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News >  Spokane

First responders limiting access to public, using extra caution in anticipation of COVID-19

Spokane Valley Station 8 EMT/Firefighter George Knapp demonstrates  the type of Personal protective equipment  that he and other first responders don when there is a medical call that involves an infectious person. (Colin Mulvany / The Spokesman-Review)
Spokane Valley Station 8 EMT/Firefighter George Knapp demonstrates the type of Personal protective equipment that he and other first responders don when there is a medical call that involves an infectious person. (Colin Mulvany / The Spokesman-Review)

Local first responders are taking extra precautions and canceling any unnecessary contact with the public as the number of confirmed COVID-19 cases grows.

The Spokane Valley and Coeur d’Alene fire departments both have limited their employees’ contact with the public, canceling tours, educational trainings and other community events.

Craig Etherton, Coeur d’Alene Fire Department spokesman, said the department frequently serves the most vulnerable people in the community, especially nursing homes and hospitals, and wants to do what it can to avoid putting them at risk.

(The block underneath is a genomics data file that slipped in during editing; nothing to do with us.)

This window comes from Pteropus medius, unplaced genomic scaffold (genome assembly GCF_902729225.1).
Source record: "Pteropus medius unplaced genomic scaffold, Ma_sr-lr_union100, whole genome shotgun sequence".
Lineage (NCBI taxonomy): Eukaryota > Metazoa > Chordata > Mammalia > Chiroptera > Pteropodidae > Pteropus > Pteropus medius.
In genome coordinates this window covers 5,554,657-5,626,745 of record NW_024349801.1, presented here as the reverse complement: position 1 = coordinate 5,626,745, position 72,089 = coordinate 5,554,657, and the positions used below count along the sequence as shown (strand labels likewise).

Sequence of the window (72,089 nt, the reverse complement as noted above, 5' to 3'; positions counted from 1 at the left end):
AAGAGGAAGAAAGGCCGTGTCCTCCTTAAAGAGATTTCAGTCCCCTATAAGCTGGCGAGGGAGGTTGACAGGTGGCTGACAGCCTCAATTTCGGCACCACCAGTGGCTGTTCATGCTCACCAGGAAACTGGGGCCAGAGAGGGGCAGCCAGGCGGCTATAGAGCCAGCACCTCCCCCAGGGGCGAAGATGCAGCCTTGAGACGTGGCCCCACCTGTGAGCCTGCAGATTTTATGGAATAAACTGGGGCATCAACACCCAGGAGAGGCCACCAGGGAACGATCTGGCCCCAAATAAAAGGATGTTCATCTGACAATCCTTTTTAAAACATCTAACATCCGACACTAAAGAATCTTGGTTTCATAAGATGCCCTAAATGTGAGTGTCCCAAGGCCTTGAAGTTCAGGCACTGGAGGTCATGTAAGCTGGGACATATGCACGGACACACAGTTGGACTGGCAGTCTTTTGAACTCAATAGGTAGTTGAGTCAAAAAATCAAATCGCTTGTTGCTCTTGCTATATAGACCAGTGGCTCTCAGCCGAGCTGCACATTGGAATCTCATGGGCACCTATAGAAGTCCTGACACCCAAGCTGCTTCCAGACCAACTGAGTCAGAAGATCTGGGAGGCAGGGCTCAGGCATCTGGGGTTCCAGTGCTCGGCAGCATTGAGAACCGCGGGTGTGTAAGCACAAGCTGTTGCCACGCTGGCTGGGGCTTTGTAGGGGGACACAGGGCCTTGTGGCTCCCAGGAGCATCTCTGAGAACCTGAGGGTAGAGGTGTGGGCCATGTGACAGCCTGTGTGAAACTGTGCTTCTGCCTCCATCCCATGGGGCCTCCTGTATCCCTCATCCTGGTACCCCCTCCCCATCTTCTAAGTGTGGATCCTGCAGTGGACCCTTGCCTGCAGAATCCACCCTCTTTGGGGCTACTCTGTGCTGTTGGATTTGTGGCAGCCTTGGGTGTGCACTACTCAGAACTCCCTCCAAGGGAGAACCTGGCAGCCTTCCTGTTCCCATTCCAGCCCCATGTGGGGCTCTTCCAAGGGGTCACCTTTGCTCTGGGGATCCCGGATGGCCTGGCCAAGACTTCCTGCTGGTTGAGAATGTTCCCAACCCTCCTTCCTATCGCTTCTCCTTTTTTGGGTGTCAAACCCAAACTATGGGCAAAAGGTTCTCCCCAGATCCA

“We’re in and out of facilities so much we could become carriers pretty easily,” Etherton said. “We don’t want to become part of the problem.”

Idaho officials announced the state’s first confirmed case was identified in Ada County Friday, and Etherton said the department is trying to do whatever it can to stay proactive.

Other fire departments in Idaho, such as the Northern Lakes Fire Protection District, have undergone training and preparation to respond to COVID-19.

Etherton said the response to COVID-19 could hold up some firetrucks for longer because the department is trying to limit the number of firefighters exposed to a single patient, so the same firefighters who arrived at a person’s home will likely be responsible for getting them to the hospital.

“We’re trying to limit the number of responders that come into contact with them, but not to the detriment of the patient or the situation,” he said. “We’re not going to decrease the level of care for the patient.”

Dispatch centers and firefighters also have added an extra set of questions for those who have flu-like symptoms so they can assess whether first responders need to don special protective equipment.

When firefighters respond to a call from a person with flu-like symptoms, they may wear protective gear that includes a mask and a gown and send one firefighter into a home first to assess the situation. That firefighter may give the patient a mask to limit the spread of respiratory droplets before the rest of the team enters the residence to help, said Sean Nokes, a Spokane Valley Fire Department paramedic.

Julie Happy, Spokane Valley Fire Department spokeswoman, said the department ordered extra personal protective equipment in January as more people tested positive for the virus, in anticipation of its arrival in Eastern Washington.